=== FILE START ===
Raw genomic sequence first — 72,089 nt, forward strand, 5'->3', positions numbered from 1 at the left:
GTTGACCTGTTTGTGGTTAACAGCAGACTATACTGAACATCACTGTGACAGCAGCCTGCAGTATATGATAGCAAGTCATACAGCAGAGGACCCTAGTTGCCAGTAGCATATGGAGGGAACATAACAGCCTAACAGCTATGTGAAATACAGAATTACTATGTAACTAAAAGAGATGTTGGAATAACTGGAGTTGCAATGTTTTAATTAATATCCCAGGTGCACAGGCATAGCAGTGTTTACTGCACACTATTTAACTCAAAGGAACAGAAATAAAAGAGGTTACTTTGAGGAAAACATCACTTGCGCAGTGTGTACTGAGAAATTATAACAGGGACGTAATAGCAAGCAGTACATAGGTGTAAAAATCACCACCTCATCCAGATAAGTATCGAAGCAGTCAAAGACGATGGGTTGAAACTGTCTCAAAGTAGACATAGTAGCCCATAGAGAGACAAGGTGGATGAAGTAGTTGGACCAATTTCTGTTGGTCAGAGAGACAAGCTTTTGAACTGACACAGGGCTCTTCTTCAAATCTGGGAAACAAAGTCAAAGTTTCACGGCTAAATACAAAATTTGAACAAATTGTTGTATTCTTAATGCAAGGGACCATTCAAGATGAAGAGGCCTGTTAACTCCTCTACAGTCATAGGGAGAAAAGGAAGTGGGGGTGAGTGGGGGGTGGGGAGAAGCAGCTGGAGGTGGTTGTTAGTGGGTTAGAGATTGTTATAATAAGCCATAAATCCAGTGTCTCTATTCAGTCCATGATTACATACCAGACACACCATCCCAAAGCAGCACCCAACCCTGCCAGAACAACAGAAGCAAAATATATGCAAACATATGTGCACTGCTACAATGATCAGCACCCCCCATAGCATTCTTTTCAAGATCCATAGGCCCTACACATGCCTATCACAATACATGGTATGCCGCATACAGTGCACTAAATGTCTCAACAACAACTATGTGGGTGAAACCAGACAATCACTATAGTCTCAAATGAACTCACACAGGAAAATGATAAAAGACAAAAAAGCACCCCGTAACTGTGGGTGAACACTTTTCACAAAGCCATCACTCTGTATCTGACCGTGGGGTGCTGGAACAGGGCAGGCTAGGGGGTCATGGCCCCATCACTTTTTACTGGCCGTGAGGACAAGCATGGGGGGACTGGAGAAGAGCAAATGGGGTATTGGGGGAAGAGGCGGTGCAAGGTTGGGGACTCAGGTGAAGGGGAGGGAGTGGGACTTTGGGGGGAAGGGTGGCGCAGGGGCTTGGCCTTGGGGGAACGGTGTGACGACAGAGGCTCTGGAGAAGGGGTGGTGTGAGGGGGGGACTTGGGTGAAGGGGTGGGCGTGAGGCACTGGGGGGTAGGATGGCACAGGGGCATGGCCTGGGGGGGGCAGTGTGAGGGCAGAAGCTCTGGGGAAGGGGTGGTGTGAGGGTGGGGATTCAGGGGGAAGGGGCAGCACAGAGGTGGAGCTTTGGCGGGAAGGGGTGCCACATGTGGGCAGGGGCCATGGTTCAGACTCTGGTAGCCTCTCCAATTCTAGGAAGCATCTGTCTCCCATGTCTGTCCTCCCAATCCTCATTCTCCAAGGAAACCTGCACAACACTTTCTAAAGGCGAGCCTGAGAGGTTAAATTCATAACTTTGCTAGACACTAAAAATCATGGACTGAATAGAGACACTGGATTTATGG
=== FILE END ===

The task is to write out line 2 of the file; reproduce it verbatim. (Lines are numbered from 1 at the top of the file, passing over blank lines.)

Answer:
GTTGACCTGTTTGTGGTTAACAGCAGACTATACTGAACATCACTGTGACAGCAGCCTGCAGTATATGATAGCAAGTCATACAGCAGAGGACCCTAGTTGCCAGTAGCATATGGAGGGAACATAACAGCCTAACAGCTATGTGAAATACAGAATTACTATGTAACTAAAAGAGATGTTGGAATAACTGGAGTTGCAATGTTTTAATTAATATCCCAGGTGCACAGGCATAGCAGTGTTTACTGCACACTATTTAACTCAAAGGAACAGAAATAAAAGAGGTTACTTTGAGGAAAACATCACTTGCGCAGTGTGTACTGAGAAATTATAACAGGGACGTAATAGCAAGCAGTACATAGGTGTAAAAATCACCACCTCATCCAGATAAGTATCGAAGCAGTCAAAGACGATGGGTTGAAACTGTCTCAAAGTAGACATAGTAGCCCATAGAGAGACAAGGTGGATGAAGTAGTTGGACCAATTTCTGTTGGTCAGAGAGACAAGCTTTTGAACTGACACAGGGCTCTTCTTCAAATCTGGGAAACAAAGTCAAAGTTTCACGGCTAAATACAAAATTTGAACAAATTGTTGTATTCTTAATGCAAGGGACCATTCAAGATGAAGAGGCCTGTTAACTCCTCTACAGTCATAGGGAGAAAAGGAAGTGGGGGTGAGTGGGGGGTGGGGAGAAGCAGCTGGAGGTGGTTGTTAGTGGGTTAGAGATTGTTATAATAAGCCATAAATCCAGTGTCTCTATTCAGTCCATGATTACATACCAGACACACCATCCCAAAGCAGCACCCAACCCTGCCAGAACAACAGAAGCAAAATATATGCAAACATATGTGCACTGCTACAATGATCAGCACCCCCCATAGCATTCTTTTCAAGATCCATAGGCCCTACACATGCCTATCACAATACATGGTATGCCGCATACAGTGCACTAAATGTCTCAACAACAACTATGTGGGTGAAACCAGACAATCACTATAGTCTCAAATGAACTCACACAGGAAAATGATAAAAGACAAAAAAGCACCCCGTAACTGTGGGTGAACACTTTTCACAAAGCCATCACTCTGTATCTGACCGTGGGGTGCTGGAACAGGGCAGGCTAGGGGGTCATGGCCCCATCACTTTTTACTGGCCGTGAGGACAAGCATGGGGGGACTGGAGAAGAGCAAATGGGGTATTGGGGGAAGAGGCGGTGCAAGGTTGGGGACTCAGGTGAAGGGGAGGGAGTGGGACTTTGGGGGGAAGGGTGGCGCAGGGGCTTGGCCTTGGGGGAACGGTGTGACGACAGAGGCTCTGGAGAAGGGGTGGTGTGAGGGGGGGACTTGGGTGAAGGGGTGGGCGTGAGGCACTGGGGGGTAGGATGGCACAGGGGCATGGCCTGGGGGGGGCAGTGTGAGGGCAGAAGCTCTGGGGAAGGGGTGGTGTGAGGGTGGGGATTCAGGGGGAAGGGGCAGCACAGAGGTGGAGCTTTGGCGGGAAGGGGTGCCACATGTGGGCAGGGGCCATGGTTCAGACTCTGGTAGCCTCTCCAATTCTAGGAAGCATCTGTCTCCCATGTCTGTCCTCCCAATCCTCATTCTCCAAGGAAACCTGCACAACACTTTCTAAAGGCGAGCCTGAGAGGTTAAATTCATAACTTTGCTAGACACTAAAAATCATGGACTGAATAGAGACACTGGATTTATGG